Ukraine War Hawks’ Policy Proposals Don’t Match Their Rhetoric - The American Spectator | USA News and Politics
Ukraine War Hawks’ Policy Proposals Don’t Match Their Rhetoric
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Ukrainian President Volodymyr Zelensky and President Joe Biden in news conference at White House, Dec. 21, 2022 (CBS News/YouTube)

“The war in Ukraine is … about right and wrong, freedom and justice, humanity and barbarism, and above all whose leadership will define the economic and political structure of the 21st century: democratic America and her allies in Europe and East Asia, or autocratic Russia and her Chinese patron,” writes Matthew Continetti in National Review. Writing in the Daily Independent, Boston College history professor Heather Cox Richardson opined that the outcome of the war in Ukraine will determine whether “an international rules-based order that has protected much of the world since World War II” will survive. The Eurasia Center’s Melinda Haring declared that “Zelenskyy and Biden are the undisputed leaders of the free world.” Former U.S. Ambassador to Poland Daniel Fried writes that Ukraine is “fighting for their freedom and ours.” Last month, former President George W. Bush told CNN that “Ukraine is the frontline in the struggle for freedom and democracy.” And David Frum writes in the Atlantic that Zelensky in his speech to Congress “recall[ed] Americans to themselves,” is helping to reverse 20 years of “democratic recession,” and is fighting for “all the rest of us — all the intended victims of Putin’s aggression.”

The rhetoric is soaring. The stakes are said to be great. The outcome of the Ukraine war is said to determine the struggle between freedom and autocracy. Ukraine, they say, is fighting not just for its own freedom but for ours, too. With so much at stake, what should America do?

And here is where the policies proposed fall short of the rhetoric. Not one of the war hawks noted above suggests that U.S. troops should fight on Ukraine’s side in this war that will supposedly determine whether the rules-based order that protects us survives. Not one of the war hawks suggests that NATO armed forces should join the war on Ukraine’s side, even though our freedom is on the line. In this war between “right and wrong, freedom and justice, humanity and barbarism,” Continetti proposes sending Ukraine more weaponry. To ensure the survival of the “rules-based international order” that protects our freedom, Heather Cox Richardson proposes more aid to Ukraine. Melinda Haring proposes more U.S. assistance to one of the “leaders of the free world.” Daniel Fried proposes to defend our freedom by sending more military aid to Ukraine. Bush 43, the architect of the endless wars in Afghanistan and Iraq, does not propose sending U.S. troops to what he calls “the frontline of freedom and democracy,” just more aid. And Frum, one of the great cheerleaders for the disastrous Afghan and Iraqi wars, is not proposing to send American forces to the conflict, instead claiming that Trump supporters hate Zelensky and oppose more aid to Ukraine because Zelensky defied Trump.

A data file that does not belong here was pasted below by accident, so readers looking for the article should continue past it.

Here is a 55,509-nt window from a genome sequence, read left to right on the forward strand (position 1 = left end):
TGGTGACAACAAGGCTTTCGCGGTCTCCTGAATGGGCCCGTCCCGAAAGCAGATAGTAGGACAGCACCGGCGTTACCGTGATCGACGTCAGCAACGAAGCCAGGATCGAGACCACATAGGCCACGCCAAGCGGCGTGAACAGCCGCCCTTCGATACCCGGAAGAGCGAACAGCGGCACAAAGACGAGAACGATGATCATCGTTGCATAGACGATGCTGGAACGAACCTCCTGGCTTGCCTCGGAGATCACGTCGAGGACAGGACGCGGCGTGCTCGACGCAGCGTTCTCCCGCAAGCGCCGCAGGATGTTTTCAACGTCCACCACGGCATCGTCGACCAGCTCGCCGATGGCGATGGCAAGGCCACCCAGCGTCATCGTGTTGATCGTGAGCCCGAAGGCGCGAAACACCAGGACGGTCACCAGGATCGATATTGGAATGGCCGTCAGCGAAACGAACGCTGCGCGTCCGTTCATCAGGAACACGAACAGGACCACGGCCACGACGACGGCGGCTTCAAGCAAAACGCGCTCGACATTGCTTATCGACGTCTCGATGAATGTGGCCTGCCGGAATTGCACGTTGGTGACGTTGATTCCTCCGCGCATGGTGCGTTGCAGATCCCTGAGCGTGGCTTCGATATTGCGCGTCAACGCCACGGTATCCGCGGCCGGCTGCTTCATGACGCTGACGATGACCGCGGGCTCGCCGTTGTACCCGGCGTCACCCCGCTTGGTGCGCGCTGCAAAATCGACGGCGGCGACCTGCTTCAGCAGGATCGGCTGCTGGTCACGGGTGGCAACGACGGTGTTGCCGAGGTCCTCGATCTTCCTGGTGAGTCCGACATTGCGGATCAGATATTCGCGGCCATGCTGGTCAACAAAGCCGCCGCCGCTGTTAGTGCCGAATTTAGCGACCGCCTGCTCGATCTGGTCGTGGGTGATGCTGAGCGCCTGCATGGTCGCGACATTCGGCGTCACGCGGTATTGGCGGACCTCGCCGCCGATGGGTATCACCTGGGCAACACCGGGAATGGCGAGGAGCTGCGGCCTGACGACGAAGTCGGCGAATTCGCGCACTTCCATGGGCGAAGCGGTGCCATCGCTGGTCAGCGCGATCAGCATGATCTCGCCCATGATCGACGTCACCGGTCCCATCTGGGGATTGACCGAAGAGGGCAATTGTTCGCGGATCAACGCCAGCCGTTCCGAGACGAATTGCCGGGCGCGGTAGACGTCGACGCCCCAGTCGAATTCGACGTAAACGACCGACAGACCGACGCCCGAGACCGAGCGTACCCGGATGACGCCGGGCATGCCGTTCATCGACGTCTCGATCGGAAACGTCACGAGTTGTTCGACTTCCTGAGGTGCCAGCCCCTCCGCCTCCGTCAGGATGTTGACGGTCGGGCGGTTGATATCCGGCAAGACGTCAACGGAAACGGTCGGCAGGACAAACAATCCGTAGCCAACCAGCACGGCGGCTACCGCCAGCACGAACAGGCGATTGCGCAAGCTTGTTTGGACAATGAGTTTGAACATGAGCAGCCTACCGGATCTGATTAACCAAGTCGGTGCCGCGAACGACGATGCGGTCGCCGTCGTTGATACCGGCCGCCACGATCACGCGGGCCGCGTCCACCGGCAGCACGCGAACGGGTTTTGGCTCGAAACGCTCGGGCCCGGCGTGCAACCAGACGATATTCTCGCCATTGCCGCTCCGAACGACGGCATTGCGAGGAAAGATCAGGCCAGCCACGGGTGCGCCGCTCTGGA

Meanwhile, and more concerning, is the rhetoric used by the Biden administration to gain support for more aid to Ukraine. Biden and staffers have depicted the war as democracy versus autocracy and have pledged to support Ukraine until it achieves victory, even though privately doubting Ukraine’s ability to achieve outright victory. In effect, the Biden administration may be urging Ukraine to fight on in a war that it believes it cannot win.

Proposing more aid to Ukraine is reasonable, but irresponsible rhetoric, as we have learned, can have dangerous consequences. Bush 43 justified the endless wars in Afghanistan and Iraq as part of his reckless policy to spread democracy in that region and throughout the world. Thousands of U.S. soldiers died and tens of thousands were wounded in that futile effort. Meanwhile David Frum and other neoconservatives portrayed the Global War on Terror as World War IV.

The many comparisons of Zelensky to Winston Churchill and Putin to Hitler are designed to revive the “lessons of Munich” and the “domino theory,” where Putin’s success in Ukraine would presumably mean the Baltic States, Moldova, and perhaps Poland would be next, and then Russian tanks would surge to the English Channel. Some might recall that it was the “lessons of Munich” and the “domino theory” that led to the disaster in Vietnam, which the “best and the brightest” war hawks (McNamara, Bundy, Rostow, Rusk, and others) assured us was a struggle between freedom and tyranny that required Americans to sacrifice. McNamara later admitted that the “best and the brightest” recognized early on that the war was unwinnable. Fifty-eight thousand dead American soldiers didn’t stop some of the “dominoes” from falling, but America survived and eventually won the Cold War without firing a shot under a president (Reagan) who used American power prudently and effectively to secure and advance the nation’s interests.

We are sometimes lectured that it is important for the United States to be on “the right side of history.” But there is no right side of history; there is just history. Someday the “history” of the Ukraine war may mark its origins in a decision by the United States and its allies in Europe to expand NATO eastward, thereby, in George Kennan’s prophetic words, “inflam[ing] the nationalistic, anti-Western and militaristic tendencies in Russian opinion.” “Expanding NATO,” Kennan said, “would be the most fateful error of American policy in the entire post-Cold War era.” Nothing justifies Russia’s invasion of Ukraine, but ignoring uncomfortable aspects of its origins will not make it any easier to resolve this terrible war.

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